- Notes on Contributors
RHONA BROWN is Senior Lecturer in Scottish Literature at the University of Glasgow, where she specialises in eighteenth-century Scottish poetry, literary networks and the contemporary periodical press. She is author of Robert Fergusson and the Scottish Periodical Press (2012) and co-editor of Before Blackwood's: Scottish Journalism in the Age of Enlightenment (2015), and has recently produced an online edition of the radical 1790s newspaper, the Edinburgh Gazetteer. She is co-editor of Robert Burns's correspondence in the forthcoming Oxford University Press edition and editor of Allan Ramsay's poetry and prose for the upcoming Collected Works from Edinburgh University Press. Both of these projects are funded by the AHRC.
STUART GILLESPIE is Reader in English Literature at the University of Glasgow. He is the editor of the journal Translation & Literature and co-editor of The Oxford History of Literary Translation in English. His special interest in historical translations of ancient Greek and Latin poetry and drama is reflected in the publication in 2018 of a large-scale edition, Newly Recovered English Classical Translations, 1600-1800 (Oxford University Press).
SANDRO JUNG is currently a Senior Fellow of the Alexander von Humboldt Foundation at the Herzog August Bibliothek, where he is curating an exhibition on literary book illustration. His two most recent monographs are James Thomson's 'The Seasons', Print Culture, and Visual Interpretation, iyjo-1842 (2015) and The Publishing and Marketing of Illustrated Literature in Scotland, 1560-1825 (2017).
CRAIG LAMONT is a Research Associate in the Centre for Robert Burns Studies, working on two AHRC-funded projects: 'Editing Robert Burns for the Twenty-First Century' and 'The Collected Works of Allan Ramsay'. He teaches Scottish Literature at the University of Glasgow. His PhD thesis on Georgian Glasgow won the Universities' Committee for Scottish Literature G. Ross Roy Medal for 2016. [End Page 173]
AARON MCGREGOR is an AHRC-funded PhD researcher at the University of Glasgow, working under the supervision of Dr David McGuinness and Professor John Butt. His research focusses on the early history of the violin in Scotland, investigating the social functions, repertoire, and cultural importance of fiddlers from the sixteenth through eighteenth centuries, and the emergence of a distinct Scottish musical style. As violinist with Concerto Caledonia, Aaron has recently made several live BBC radio broadcasts, released an album of eighteenth-century Scottish dance music, and produced the Creative Scotland-funded historical dance project 'Nathaniel Gow's Dance Band: Ceilidh Nights'.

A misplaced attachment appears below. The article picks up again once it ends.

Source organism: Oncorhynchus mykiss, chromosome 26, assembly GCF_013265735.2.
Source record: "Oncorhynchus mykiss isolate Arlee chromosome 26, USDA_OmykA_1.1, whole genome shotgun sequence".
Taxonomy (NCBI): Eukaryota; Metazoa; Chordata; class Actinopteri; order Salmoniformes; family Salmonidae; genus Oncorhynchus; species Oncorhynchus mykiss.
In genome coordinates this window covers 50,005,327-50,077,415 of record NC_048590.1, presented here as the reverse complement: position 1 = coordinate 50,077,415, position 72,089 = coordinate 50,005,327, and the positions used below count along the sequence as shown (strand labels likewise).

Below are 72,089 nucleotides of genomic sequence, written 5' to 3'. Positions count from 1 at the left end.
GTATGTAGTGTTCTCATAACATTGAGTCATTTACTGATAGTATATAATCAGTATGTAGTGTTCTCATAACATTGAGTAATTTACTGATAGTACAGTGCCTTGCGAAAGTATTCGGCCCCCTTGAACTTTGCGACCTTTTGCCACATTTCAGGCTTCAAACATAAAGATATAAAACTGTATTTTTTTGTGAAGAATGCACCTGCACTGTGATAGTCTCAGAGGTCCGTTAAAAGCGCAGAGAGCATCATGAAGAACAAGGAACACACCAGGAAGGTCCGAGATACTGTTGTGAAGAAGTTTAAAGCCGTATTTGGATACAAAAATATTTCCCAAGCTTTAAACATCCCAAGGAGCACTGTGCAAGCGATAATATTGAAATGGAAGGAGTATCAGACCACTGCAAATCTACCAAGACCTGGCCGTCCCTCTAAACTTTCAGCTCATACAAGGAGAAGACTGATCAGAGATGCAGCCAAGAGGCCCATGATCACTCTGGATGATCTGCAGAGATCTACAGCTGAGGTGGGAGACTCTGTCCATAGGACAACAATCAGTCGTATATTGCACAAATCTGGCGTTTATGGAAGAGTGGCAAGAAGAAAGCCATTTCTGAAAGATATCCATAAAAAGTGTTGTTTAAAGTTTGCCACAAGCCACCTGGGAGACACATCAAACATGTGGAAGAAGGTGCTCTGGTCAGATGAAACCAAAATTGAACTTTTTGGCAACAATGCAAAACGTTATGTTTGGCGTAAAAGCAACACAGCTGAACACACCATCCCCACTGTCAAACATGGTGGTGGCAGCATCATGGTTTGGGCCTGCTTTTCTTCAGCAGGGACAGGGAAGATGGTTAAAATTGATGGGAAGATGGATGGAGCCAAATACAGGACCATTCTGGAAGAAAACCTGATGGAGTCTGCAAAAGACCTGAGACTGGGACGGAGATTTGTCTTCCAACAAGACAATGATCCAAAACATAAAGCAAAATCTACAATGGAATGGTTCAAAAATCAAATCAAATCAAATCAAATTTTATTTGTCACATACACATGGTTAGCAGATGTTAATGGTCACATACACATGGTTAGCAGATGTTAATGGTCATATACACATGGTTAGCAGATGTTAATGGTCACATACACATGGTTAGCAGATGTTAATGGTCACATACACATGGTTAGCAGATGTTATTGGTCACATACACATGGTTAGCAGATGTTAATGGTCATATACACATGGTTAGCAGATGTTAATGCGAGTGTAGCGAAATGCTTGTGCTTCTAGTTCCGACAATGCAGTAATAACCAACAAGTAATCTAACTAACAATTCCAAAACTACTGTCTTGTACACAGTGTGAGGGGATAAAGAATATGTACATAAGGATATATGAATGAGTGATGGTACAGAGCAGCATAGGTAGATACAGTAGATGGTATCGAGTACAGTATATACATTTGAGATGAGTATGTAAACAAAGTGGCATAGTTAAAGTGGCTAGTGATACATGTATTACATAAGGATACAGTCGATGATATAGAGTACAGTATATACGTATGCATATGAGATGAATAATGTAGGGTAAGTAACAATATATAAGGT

DAVID MCGUINNESS is a Senior Lecturer in Music at the University of Glasgow. As director of early music ensemble Concerto Caledonia he has made thirteen albums, and he has been a music producer and composer for television and radio. From 2012 to 2015 he was principal investigator on the AHRC project 'Bass Culture in Scottish Musical Traditions'.
PAULINE MACKAY is Lecturer in Robert Burns Studies at the University of Glasgow. She has published widely on Burns and bawdry, and has led several projects to examine Bawdry in Scottish Literature more generally. Such projects include 'Bawdry in Scottish Chapbooks' (funded by the University of Glasgow Chancellor's fund) and 'Eighteenth Century Scottish Bawdry and Erotica' (funded by the Carnegie Trust for the Universities of Scotland). Pauline is a CI and co-editor on the AHRC-Funded project, 'Editing Robert Burns's Poetry and Correspondence'.
STEVE NEWMAN is associate professor of English at Temple University in Philadelphia. He is the editor of The Gentle Shepherd for The Edinburgh Ramsay and the author of other essays on eighteenth-century Scottish literature and culture as well as Ballad Collection, Lyric, and The Canon: The Call of the Popular from the Restoration to the New Criticism (University of Pennsylvania Press). He is working on a monograph, Time for the Humanities: Competing Narratives of Value from the Scottish Enlightenment to the Present and a digital humanities site on The Beggar's Opera and serves as the President of his faculty union.
MURRAY PITTOCK is Bradley Professor of English Literature and Pro Vice-Principal at the University of Glasgow. He is the founder of the Scottish Studies Global research theme at the University and founding convenor of the International Association for the Study of Scottish Literatures...